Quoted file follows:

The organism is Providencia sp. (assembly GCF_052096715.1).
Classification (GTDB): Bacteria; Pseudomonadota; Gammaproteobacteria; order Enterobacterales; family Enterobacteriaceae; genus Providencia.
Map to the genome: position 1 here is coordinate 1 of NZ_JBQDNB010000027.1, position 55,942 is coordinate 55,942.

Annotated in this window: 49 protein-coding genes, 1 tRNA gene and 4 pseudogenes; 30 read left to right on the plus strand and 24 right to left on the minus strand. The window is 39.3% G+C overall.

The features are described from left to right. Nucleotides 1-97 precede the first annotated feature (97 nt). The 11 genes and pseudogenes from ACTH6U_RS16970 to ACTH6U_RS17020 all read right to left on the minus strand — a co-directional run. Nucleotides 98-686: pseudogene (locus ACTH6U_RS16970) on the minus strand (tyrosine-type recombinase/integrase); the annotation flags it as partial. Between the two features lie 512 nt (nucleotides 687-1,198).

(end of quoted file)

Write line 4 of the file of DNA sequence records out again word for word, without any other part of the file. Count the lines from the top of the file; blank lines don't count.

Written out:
Annotated in this window: 49 protein-coding genes, 1 tRNA gene and 4 pseudogenes; 30 read left to right on the plus strand and 24 right to left on the minus strand. The window is 39.3% G+C overall.